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“SHORTLY AFTER THEIR ELECTION this past November, a number of freshman left-wing Congressional Democrats announced that they would not be embarking on one of Washington’s most sacred rites of passage: an AIPAC-organized trip to Israel. These trips, which cost AIPAC around $10,000 a person, are essential instruments of the country’s largest pro-Israel lobbying group. They present an illusion of political moderation (the politicians meet with a handful of AIPAC-selected Palestinians), and gesture at a forgotten tradition of bipartisan Beltway consensus.
Rep. Rashida Tlaib, the freshman most vocal about AIPAC and the Israeli occupation of Palestinian lands, and herself a Palestinian-American, went a step further this week. She aims to organize an alternative Congressional delegation to the West Bank, completely unattached to AIPAC. In response, Rep. Eliot Engel, the Democratic chairman of the Foreign Affairs Committee and a staunch AIPAC loyalist, told journalists that “instead of [Tlaib] talking about things, she’s new here, she ought to listen and learn and open her mind and then come to some conclusions.” Tlaib, in turn, invited Engel to join her in Palestine.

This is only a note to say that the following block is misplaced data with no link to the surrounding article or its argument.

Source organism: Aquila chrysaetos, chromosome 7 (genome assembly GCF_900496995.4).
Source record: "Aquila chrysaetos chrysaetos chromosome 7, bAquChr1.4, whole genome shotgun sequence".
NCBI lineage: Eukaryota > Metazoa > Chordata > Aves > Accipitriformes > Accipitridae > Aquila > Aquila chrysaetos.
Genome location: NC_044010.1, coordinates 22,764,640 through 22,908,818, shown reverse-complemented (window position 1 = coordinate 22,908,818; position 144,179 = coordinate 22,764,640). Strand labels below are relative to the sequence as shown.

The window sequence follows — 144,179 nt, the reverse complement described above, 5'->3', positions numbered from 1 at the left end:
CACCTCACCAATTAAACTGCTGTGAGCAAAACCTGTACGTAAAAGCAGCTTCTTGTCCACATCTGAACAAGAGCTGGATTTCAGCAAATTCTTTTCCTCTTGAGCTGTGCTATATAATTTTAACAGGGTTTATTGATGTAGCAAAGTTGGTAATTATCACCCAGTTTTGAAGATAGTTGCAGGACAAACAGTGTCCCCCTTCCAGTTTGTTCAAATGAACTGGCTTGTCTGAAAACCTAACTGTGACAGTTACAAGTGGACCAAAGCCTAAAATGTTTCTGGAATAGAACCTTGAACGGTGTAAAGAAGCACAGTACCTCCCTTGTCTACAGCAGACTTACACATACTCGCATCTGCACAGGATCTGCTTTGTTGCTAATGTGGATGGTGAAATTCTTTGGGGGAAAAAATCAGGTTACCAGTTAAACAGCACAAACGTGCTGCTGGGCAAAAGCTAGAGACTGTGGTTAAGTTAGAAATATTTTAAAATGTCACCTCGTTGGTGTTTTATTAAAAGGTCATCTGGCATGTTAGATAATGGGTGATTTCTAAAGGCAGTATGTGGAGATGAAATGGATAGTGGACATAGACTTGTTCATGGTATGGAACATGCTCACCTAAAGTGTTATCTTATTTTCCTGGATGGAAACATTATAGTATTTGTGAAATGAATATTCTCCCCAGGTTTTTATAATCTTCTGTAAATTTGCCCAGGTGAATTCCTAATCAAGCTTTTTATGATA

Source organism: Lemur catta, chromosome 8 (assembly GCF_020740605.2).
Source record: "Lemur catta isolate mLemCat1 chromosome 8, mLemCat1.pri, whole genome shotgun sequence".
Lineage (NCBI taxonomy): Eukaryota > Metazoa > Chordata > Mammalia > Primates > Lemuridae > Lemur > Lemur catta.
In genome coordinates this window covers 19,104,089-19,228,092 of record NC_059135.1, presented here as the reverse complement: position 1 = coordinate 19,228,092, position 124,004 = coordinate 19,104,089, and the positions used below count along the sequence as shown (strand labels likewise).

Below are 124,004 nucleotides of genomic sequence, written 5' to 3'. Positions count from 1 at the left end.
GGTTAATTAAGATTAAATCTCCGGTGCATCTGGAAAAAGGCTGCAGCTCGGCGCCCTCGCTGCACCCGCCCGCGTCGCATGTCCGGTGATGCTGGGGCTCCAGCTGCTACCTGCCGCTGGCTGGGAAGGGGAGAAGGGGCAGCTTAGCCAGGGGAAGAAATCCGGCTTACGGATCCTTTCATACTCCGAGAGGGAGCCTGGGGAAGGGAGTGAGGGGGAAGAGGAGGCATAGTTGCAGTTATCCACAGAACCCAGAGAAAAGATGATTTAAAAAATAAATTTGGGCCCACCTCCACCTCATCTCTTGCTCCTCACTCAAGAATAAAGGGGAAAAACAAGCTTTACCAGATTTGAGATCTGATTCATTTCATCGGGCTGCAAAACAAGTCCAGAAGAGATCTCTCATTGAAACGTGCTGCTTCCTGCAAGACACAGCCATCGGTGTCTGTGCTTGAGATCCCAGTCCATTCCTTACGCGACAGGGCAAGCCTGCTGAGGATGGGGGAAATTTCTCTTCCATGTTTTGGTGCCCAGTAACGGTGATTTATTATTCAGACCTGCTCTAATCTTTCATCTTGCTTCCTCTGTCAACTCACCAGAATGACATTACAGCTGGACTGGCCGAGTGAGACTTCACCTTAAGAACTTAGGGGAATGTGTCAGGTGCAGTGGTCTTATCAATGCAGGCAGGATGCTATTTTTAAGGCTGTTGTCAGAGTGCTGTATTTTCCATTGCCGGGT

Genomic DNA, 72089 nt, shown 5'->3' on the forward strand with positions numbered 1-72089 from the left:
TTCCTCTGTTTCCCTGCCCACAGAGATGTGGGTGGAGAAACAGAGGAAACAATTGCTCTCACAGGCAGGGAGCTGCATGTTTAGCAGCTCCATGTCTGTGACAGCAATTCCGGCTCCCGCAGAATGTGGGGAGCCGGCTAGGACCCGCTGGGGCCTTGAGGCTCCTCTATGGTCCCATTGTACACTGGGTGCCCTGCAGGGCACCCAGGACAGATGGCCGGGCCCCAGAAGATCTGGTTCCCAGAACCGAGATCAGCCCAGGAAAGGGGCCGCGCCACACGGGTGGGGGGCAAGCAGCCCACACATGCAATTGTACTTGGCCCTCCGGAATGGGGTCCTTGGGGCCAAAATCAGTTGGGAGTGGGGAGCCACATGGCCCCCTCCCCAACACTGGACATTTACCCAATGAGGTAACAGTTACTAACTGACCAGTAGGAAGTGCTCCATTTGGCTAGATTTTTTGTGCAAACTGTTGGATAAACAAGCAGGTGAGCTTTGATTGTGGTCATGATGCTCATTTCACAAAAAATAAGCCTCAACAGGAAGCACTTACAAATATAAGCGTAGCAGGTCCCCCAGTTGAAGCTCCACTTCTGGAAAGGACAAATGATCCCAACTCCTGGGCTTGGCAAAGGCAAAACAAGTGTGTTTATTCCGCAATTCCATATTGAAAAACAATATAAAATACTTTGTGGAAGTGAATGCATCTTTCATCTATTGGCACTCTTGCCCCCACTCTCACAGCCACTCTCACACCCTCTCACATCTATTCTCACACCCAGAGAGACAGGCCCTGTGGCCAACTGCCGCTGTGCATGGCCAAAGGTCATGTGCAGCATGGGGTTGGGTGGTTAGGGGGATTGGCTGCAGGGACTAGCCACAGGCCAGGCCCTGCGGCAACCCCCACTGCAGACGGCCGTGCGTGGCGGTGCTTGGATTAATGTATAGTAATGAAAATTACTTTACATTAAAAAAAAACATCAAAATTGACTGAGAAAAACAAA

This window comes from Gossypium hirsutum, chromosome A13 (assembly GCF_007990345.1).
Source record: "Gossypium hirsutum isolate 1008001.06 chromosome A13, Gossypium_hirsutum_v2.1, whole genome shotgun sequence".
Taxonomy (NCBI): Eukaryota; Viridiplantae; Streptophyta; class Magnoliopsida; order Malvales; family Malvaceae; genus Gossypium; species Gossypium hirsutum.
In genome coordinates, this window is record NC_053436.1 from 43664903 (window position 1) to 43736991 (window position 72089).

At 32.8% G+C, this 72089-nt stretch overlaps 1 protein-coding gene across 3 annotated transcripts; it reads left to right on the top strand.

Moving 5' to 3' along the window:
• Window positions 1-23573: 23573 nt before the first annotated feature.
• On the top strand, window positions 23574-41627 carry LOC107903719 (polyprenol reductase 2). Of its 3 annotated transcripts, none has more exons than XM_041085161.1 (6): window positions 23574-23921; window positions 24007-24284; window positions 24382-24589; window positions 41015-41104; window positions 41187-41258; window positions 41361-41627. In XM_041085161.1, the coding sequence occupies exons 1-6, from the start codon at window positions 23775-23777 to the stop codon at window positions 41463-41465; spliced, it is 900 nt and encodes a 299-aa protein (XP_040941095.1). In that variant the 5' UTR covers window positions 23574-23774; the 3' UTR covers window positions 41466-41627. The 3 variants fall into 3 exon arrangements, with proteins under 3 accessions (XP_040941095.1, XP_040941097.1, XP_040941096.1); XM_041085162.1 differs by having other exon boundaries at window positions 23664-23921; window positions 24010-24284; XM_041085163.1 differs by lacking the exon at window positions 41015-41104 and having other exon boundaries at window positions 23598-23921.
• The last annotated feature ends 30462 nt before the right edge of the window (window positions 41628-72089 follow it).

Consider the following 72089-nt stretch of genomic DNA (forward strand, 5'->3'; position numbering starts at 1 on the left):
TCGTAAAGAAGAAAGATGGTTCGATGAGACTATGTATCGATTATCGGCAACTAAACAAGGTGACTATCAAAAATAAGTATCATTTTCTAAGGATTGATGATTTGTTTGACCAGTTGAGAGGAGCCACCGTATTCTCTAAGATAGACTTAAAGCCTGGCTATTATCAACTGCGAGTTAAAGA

For years, observers have speculated about when the Washington bipartisan consensus on Israel would crack; in a 2014 New Yorker piece on AIPAC, Connie Bruck noted an emerging “schism” between American Jews that posed a threat to Washington’s longstanding pro-Israel consensus. That “Great Schism,” as Jonathan Weisman of the New York Times recently described it, is now in full bloom, and it extends far beyond just the communal politics of American Jews.”
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